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Mariner 9 -- still in orbit?
Doug M.
post Mar 15 2015, 06:44 PM
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I've read in various places that Mariner 9 was supposed to remain in orbit until sometime in the 2020s or 2030s. However, I've never seen an authoritative quote for the exact end of its mission. (One may not exist, of course.) The wikipedia page gives a date of 2022, with a footnote, but unfortunately the link (to a NASA page) is dead.

Does anyone know anything more? Also, would it be theoretically possible to image Mariner 9 (assuming we knew where it was) using any of the other orbiters?


Doug M.
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Habukaz
post Mar 15 2015, 08:43 PM
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Retrieved a working link of the Wikipedia reference via the Wayback Machine:

http://appel.nasa.gov/2011/11/27/ata_4-9_mariner_9-html/

QUOTE
Mariner 9 remains in orbit around Mars until 2022, when it is expected to burn up or crash on to the surface.


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mcaplinger
post Mar 15 2015, 08:45 PM
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QUOTE (Doug M. @ Mar 15 2015, 11:44 AM) *
Does anyone know anything more? Also, would it be theoretically possible to image Mariner 9 (assuming we knew where it was) using any of the other orbiters?

http://starbrite.jpl.nasa.gov/pds/viewMiss..._NAME=MARINER71

QUOTE
On October 27, 1972, telemetry data indicated that the spacecraft was no longer capable of holding the fixed attitude and, as the last battery power was being used, a final command was sent to stop transmitting. The slowly tumbling Mariner 9 will remain in orbit for a minimum of 50 years before it enters the atmosphere of Mars, disintegrates, and falls to the surface.


Since we don't have good tracking data from the end of mission and even if we did there are enough random factors in orbit lifetime, any prediction would be meaningless.

Since we don't know where it is, it's not really interesting to think about imaging it, though I'm sure it's "theoretically possible."


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Disclaimer: This post is based on public information only. Any opinions are my own.
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djellison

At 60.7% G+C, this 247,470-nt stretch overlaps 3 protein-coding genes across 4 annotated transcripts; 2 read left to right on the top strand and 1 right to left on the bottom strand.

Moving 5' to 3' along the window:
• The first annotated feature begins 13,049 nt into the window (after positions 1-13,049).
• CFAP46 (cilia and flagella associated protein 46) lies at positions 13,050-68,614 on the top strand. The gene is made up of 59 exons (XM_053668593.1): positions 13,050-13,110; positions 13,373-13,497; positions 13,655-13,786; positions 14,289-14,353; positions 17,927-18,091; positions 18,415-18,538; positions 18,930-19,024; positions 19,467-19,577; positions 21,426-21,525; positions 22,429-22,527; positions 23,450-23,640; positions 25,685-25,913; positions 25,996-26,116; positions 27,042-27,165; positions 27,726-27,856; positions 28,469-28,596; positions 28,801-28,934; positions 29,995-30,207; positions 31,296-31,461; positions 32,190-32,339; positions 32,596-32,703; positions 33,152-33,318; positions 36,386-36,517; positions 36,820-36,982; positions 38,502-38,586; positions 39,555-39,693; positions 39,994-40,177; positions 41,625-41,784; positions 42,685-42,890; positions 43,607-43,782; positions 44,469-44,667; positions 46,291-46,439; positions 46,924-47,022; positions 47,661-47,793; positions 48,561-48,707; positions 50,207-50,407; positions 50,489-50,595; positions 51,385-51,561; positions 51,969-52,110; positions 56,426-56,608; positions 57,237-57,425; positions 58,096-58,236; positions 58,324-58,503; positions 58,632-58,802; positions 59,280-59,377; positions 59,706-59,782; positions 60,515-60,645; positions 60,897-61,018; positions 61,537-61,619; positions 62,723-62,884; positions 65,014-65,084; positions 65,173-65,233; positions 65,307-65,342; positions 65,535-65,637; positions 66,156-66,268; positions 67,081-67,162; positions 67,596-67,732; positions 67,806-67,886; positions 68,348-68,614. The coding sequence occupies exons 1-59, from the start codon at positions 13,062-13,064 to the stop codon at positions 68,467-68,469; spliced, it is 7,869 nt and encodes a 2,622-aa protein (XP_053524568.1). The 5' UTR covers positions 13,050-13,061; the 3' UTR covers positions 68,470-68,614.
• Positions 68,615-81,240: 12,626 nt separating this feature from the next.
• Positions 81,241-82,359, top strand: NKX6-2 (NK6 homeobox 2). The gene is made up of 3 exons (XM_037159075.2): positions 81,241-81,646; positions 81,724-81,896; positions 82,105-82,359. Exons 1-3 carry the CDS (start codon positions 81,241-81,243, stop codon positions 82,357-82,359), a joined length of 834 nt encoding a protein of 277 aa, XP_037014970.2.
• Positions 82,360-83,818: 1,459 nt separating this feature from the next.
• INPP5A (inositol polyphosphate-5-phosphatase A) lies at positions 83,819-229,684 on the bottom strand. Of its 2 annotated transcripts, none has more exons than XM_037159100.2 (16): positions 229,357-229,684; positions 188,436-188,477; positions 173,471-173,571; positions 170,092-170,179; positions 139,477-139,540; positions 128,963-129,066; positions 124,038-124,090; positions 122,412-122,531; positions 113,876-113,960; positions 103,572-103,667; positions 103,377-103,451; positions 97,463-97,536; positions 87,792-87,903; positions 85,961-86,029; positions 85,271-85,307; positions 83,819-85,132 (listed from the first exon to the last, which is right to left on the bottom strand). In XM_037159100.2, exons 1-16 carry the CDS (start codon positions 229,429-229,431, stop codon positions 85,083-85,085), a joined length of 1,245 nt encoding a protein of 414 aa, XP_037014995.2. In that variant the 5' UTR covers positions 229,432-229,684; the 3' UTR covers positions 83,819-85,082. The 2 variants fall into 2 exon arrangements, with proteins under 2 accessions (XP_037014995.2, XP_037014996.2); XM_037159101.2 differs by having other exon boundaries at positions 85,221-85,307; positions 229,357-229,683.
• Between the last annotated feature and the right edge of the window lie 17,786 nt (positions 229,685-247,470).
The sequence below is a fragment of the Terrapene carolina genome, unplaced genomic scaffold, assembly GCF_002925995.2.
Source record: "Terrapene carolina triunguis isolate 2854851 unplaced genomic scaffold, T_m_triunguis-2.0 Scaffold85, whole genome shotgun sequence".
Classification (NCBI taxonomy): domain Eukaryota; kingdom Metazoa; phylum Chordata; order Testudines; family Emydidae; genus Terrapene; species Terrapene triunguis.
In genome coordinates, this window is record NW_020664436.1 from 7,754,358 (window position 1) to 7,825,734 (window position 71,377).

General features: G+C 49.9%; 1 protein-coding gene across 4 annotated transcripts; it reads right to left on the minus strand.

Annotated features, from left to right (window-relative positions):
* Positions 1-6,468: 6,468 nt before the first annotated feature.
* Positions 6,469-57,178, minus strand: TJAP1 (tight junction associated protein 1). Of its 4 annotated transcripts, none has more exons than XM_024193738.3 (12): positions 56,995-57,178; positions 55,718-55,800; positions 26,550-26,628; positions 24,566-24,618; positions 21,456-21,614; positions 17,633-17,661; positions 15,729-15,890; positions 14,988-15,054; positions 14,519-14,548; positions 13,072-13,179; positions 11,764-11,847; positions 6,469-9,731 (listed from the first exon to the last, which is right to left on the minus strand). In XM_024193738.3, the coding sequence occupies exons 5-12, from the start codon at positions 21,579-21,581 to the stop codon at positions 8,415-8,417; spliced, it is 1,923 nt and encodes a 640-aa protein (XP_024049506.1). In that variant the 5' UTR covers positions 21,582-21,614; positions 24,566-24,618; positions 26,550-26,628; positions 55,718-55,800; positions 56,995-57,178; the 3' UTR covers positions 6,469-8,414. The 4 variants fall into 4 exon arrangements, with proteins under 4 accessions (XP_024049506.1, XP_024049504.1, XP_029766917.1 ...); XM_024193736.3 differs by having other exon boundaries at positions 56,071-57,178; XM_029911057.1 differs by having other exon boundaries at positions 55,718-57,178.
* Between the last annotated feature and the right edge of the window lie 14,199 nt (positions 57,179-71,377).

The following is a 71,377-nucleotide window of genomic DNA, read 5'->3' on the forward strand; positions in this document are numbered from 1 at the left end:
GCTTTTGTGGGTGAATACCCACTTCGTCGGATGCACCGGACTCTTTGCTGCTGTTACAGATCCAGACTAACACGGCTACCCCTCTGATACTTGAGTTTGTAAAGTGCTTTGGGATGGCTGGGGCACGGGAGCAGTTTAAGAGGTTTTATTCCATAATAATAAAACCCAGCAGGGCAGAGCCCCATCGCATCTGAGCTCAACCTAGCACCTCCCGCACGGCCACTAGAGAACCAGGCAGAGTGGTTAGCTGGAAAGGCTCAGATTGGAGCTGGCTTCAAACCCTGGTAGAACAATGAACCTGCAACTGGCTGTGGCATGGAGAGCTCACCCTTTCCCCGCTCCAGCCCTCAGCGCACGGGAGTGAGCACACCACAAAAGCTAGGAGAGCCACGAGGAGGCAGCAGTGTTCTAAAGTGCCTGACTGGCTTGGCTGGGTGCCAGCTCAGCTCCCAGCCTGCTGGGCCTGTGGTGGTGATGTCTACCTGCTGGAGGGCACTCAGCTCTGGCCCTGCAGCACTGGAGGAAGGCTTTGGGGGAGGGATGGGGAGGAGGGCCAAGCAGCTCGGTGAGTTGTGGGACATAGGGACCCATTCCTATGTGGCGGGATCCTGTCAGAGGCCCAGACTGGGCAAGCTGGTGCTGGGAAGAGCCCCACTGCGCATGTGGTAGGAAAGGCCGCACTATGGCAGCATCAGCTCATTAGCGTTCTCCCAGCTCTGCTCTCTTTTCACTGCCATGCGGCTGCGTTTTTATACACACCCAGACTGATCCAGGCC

post Mar 15 2015, 08:46 PM
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Theoretically possible to image it? Yes. MGS imaged MODY and MEX. I'm sure MRO could manage a similar stunt.

But we don't know where it is - so it's out of the question.
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nprev
post Mar 16 2015, 12:23 PM
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I'd actually be surprised if it is still in orbit. That 50-yr minimum estimate was made a long time before the dynamics of the martian atmosphere were well understood to say nothing of the detailed behavior of its upper portion. Plus it was, what, four solar cycles ago or so?

Tons of variables, but most of those would seem to act to decrease orbital longevity rather than prolong it. We'll never know, unfortunately.


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vikingmars
post Mar 16 2015, 02:27 PM
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QUOTE (Habukaz @ Mar 15 2015, 09:43 PM) *
Retrieved a working link of the Wikipedia reference via the Wayback Machine:

Dear Habukaz, thanks a lot for the link.
However, unlike that is said in the caption of this webpage ("Image of landslides in the Melas Chasma on Mars taken by Mariner 9. November 13, 1971 .../... "), the image inserted was not taken by Mariner 9, but by Mars Odyssey wink.gif
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mcaplinger
post Mar 16 2015, 02:52 PM
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QUOTE (nprev @ Mar 16 2015, 05:23 AM) *
I'd actually be surprised if it is still in orbit. That 50-yr minimum estimate was made a long time before the dynamics of the martian atmosphere were well understood...

On the other hand periapsis was about 1600 km so it's not like it gets deep into the atmosphere.

There might be some insight in http://adsabs.harvard.edu/full/1974CeMec...9..395B but I haven't read it yet.


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JohnVV
post Mar 26 2015, 11:21 PM
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the naif kernel from 1999 has the 71 & 72 dates
CODE
BRIEF -- Version 4.0.0, September 8, 2010 -- Toolkit Version N0065

Summary for: m9.bsp

Body: -9 w.r.t. MARS BARYCENTER (4)
      Start of Interval (ET)              End of Interval (ET)
      -----------------------------       -----------------------------
      1971 NOV 14 01:30:00.000            1972 MAR 29 21:00:00.000
      1972 APR 01 20:00:00.000            1972 APR 14 06:30:00.000

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